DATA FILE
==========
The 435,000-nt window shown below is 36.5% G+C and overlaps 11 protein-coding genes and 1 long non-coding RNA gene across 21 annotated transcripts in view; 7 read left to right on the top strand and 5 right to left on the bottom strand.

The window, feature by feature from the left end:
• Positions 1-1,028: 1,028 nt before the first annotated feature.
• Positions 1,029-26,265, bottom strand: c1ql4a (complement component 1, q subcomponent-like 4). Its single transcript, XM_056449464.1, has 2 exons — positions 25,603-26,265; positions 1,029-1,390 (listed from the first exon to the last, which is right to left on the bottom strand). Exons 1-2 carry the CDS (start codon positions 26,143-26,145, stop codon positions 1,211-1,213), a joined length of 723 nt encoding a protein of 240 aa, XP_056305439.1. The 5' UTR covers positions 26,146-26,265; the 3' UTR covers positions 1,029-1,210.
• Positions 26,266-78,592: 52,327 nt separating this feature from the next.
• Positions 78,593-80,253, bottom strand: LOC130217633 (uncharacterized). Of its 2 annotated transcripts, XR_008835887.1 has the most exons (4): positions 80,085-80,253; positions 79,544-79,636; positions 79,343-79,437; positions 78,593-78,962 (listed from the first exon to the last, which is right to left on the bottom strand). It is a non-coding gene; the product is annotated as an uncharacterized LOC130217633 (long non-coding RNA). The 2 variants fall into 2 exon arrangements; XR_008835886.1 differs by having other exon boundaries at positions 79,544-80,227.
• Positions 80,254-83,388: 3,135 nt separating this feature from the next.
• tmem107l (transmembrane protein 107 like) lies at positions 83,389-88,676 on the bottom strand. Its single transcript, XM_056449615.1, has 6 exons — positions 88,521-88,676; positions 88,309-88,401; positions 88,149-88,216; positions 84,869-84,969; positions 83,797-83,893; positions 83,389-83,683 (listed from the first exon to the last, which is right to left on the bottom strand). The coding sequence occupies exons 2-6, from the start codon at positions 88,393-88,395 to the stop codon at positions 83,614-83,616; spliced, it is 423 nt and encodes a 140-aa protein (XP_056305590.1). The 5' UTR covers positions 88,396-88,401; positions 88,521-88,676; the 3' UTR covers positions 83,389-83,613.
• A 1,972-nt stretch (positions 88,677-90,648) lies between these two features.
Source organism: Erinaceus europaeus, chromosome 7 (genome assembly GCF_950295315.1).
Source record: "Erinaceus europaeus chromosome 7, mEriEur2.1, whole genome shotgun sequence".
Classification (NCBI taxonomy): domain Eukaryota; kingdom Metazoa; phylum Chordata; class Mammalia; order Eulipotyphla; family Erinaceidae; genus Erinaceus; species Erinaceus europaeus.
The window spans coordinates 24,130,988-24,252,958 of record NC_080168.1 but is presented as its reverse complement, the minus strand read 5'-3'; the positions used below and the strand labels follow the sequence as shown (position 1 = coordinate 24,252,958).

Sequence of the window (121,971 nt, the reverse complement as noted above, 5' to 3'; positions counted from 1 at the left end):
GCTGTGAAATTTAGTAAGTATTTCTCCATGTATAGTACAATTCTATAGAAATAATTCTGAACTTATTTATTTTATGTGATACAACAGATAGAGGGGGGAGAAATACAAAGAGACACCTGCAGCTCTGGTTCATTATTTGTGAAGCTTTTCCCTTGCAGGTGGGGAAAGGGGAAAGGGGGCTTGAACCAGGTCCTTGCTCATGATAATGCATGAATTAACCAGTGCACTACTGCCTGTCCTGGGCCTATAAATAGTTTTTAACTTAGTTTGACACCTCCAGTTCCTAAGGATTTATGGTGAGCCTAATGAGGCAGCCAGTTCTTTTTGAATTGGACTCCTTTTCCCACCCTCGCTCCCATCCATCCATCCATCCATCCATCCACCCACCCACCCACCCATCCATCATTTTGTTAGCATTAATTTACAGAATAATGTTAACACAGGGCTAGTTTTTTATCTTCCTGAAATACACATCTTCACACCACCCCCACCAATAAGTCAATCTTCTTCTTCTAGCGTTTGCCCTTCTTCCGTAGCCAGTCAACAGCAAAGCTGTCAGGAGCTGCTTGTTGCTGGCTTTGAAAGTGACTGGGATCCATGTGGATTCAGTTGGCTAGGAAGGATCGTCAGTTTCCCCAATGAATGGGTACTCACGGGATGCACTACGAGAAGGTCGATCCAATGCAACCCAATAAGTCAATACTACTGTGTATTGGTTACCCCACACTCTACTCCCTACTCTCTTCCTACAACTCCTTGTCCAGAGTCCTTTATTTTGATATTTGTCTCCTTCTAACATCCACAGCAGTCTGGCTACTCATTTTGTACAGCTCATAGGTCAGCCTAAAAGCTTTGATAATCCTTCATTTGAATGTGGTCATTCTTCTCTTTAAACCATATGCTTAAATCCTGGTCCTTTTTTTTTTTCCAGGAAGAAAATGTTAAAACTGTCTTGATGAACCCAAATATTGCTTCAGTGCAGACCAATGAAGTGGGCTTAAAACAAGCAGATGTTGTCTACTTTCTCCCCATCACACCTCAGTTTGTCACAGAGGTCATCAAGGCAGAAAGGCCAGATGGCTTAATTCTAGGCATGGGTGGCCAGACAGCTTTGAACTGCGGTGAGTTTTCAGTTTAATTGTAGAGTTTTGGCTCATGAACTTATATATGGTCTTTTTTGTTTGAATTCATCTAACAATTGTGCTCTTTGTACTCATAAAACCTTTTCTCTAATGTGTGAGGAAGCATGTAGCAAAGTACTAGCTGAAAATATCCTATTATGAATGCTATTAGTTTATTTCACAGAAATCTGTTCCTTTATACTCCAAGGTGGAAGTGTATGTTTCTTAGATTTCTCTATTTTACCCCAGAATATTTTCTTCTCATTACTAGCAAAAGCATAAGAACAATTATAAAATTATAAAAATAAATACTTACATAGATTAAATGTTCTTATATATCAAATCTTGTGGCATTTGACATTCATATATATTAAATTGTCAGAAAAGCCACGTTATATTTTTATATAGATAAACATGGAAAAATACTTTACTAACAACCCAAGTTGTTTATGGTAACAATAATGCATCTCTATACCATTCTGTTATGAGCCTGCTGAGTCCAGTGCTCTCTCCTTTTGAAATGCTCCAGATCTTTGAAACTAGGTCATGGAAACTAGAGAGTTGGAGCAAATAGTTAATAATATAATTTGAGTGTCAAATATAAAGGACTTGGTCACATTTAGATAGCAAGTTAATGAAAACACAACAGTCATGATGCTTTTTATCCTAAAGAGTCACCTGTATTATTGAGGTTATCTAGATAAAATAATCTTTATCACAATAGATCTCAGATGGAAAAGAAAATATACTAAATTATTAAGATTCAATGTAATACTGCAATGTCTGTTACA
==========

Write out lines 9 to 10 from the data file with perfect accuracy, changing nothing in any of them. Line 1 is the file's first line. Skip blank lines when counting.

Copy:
• A 1,972-nt stretch (positions 88,677-90,648) lies between these two features.
Source organism: Erinaceus europaeus, chromosome 7 (genome assembly GCF_950295315.1).